I believe this is called "framing the issue". This is something Democratic leaders have not done well these past three years. I am glad that Kerry was able to do this on an issue that I feel rather strongly on.

I think the battle cry for the Democrats is still, "Anybody but Bush...and Lieberman." I think Lieberman will drop out in a few weeks or simply stay on as an issue canidate. IMHO Lieberman is too close to the current Administration for the comfort of the Democratic base.

Sammi, thanks for that Iowa insight. You can read all you want to on the 'Net but is nice to hear from somebody on the ground.

-LanceMan

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Bush ads

Post by lance » Mar 7th 2004, 11:13 am

So has anyone seen the ads?

What do you think about using images of 9-11 for political campaign commericals? Bad Taste?

On Meet the Press James Carville, democratic pundit, said that to his knowledge FDR never used Pearl Harbor in his campagn ads and that Clinton never used Oklahoma City footage in his campaign ads.

I will be back later with my thoughts.

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Post by Nothingman » Mar 8th 2004, 12:43 am

I find it distasteful. An obvious attempt to avoid the current issues and offer up a topic that no one else can counter. After all no one else was president during 9/11. But I find it to be in bad taste. In my opinion Bush does not deserve to be honored for 9/11 and the victims do not deserve to be a campaign add. Am I suppose to feel patriotic, I have never felt so blatantly manipulated by a president, and I haven’t even bought into it and I still feel that way.
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Post by Dave Reed » Mar 8th 2004, 6:48 pm

The ads, though I haven't seen them yet, pose the second time that Bush, himself, has waffled. Earlier on, he said that he wouldn't use 9/11 for campaigns. The other time was, of course, the whole gay marriage thing.
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Post by lance » Mar 8th 2004, 9:04 pm

Dave Reed wrote:The ads, though I haven't seen them yet, pose the second time that Bush, himself, has waffled. Earlier on, he said that he wouldn't use 9/11 for campaigns. The other time was, of course, the whole gay marriage thing.
Yeah,

the only thing Bush seems to want to run is 9-11. Be very afraid and vote for me. Don't pay attention to the job numbers, don't pay attention to mercury, lead or cynaide levels in the water, don't pay attention to logging or oil drilling on federal lands, don't pay attention to the 9-11 commission, don't pay attention to leak of Valerie Plume's name, don't pay attention to John Ashcroft and the Patriot Act, don't pay attention to new rules limiting overtime pay, don't pay attention to the consolidation of media ownership, don't pay attention to white collar jobs going over seas, don't pay attention to 553 dead Americans lost in a war American didn't need to fight, don't pay attention to soaring deficits as far as the eye can see, in fact don't pay attention to life. Just trust in Bush and somehow everything will work itself out. Four more years!

:roll:

Or maybe not, maybe vote change this year and vote for Kerry. ABB-Anybody but Bush.

-LanceMan

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Post by mglenn » Mar 16th 2004, 5:58 pm

Hmmm... so lets see we must pay attention to only the Establishment Employment numbers don't look that the Home Employment Numbers that show job growth. Pay attention to the danger of dihydrogen monoxide and the fact that 90% of criminals are bread eaters and half of all bread eating children score below average on standardized tests :D . Don't pay attention to the fact that there are more trees in the US now than at the turn of the century, or the fact that OPEC is trying to throw there own little hissy fit about Iraq by raising oil prices. Pay attention to the 9-11 commission and the fact that the "outraged family's" are all part of an anti-bush group and were obviously coached in what to say to news reporters. Pay attention to the fact that Wilson hadn't been to Africa in five years and to Niger in more than 7, as well as to the fact that he didn't have any problem with the State of the Union address until he was approached for a book deal or the fact that several Washington insiders have come forward stating that it was not a big secret that his wife worked for the CIA.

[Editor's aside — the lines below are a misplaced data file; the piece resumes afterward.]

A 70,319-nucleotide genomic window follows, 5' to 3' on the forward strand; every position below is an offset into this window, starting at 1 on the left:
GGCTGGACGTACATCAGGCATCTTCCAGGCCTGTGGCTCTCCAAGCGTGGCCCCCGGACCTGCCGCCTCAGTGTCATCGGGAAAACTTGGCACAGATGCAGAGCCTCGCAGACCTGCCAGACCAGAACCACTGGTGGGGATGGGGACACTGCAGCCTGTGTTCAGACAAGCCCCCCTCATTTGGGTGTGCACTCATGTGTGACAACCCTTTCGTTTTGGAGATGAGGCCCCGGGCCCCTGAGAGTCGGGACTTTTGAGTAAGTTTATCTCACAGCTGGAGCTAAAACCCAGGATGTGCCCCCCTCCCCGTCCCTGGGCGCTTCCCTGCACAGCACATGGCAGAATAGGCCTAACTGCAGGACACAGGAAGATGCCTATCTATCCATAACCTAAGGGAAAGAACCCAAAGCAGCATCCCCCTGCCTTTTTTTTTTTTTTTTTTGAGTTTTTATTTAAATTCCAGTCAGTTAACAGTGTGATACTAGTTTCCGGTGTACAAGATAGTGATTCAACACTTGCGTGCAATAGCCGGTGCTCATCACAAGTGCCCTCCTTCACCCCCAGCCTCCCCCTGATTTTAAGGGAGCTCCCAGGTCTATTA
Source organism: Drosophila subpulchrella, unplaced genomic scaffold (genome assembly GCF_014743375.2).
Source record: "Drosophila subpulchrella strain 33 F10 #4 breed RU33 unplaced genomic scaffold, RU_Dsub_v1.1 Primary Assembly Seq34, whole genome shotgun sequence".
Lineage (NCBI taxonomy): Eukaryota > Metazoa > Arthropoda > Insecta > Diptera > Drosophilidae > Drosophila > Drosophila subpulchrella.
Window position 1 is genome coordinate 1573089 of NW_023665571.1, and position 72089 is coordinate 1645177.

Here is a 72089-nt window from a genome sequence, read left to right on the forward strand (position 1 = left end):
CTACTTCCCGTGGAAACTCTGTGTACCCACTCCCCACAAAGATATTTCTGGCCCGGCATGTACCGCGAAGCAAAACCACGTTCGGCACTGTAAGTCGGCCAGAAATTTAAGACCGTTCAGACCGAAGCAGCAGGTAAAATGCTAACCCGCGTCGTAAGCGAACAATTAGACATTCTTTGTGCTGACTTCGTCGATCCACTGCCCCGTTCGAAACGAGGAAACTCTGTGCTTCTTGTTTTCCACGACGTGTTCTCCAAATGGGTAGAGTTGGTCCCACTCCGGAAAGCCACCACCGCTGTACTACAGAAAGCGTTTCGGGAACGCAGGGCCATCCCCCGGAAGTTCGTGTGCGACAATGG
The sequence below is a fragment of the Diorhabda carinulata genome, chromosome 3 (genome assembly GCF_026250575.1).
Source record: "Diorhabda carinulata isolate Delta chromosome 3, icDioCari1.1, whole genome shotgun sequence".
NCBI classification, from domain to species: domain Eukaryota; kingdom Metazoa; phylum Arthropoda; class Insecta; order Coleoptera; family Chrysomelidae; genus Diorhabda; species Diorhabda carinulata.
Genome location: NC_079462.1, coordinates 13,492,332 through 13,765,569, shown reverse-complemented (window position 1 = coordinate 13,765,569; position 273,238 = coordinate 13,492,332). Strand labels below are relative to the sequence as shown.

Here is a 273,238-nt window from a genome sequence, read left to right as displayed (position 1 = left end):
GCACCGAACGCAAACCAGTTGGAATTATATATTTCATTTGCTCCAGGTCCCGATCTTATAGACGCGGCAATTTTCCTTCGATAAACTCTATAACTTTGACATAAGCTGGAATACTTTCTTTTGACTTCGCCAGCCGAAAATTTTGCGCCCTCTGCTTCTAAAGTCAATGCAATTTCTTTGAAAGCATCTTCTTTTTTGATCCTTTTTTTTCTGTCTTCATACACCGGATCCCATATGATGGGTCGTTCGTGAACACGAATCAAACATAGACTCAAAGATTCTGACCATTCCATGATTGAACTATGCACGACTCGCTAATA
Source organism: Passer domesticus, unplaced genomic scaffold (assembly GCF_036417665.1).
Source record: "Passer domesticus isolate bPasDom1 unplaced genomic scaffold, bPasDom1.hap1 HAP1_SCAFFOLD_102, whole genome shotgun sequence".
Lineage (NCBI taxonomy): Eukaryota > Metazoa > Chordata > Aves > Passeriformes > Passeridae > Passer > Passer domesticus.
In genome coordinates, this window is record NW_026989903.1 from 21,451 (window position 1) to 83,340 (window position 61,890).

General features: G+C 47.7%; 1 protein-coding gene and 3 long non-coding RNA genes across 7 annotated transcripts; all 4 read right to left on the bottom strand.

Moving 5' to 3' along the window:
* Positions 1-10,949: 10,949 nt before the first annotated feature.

Do pay attention to the Patriot Act!

Pay attention to the fact that the new overtime rules effect very few people and that they do not effect unions at all. Do not pay attention to the draconian tax system that makes it better for companies to reinvest there earnings into consolidation rather than have them double taxed as dividends to the shareholders, or the effects that that tax system and government controlled health care have on a company trying to pay and employee. Also don't look at the trend of companies who sent white collar jobs like computer programming overseas five years ago and are now hiring back programmers in the US due to the maintenance nightmare it caused. Don't pay attention to the 50,000+ Americans that died in the last war Kerry was involved in. Or the assassination plot that he was involved in and never reported. Or the medals he threw over the fence and yet still has. Or the mysterious leaders he can't talk about. Don't pay attention to the fact that the Dems cause the deficit during the 70's with their social programs that destroyed the inner citys.

Yes please raise my taxes and gut the military. Lets all wrap clothes around our head and praise Mohammad and party with Al-Qaida too, sorry but you women need to cover your faces and do as your men order you!
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Post by starbug » Mar 17th 2004, 5:54 am

Awww mglenn. I missed you :)

And I was rattling along, reading your post and thinking that actually, you might have some solid points there.

Until this:
Mglenn wrote: Lets all wrap clothes around our head and praise Mohammad and party with Al-Qaida too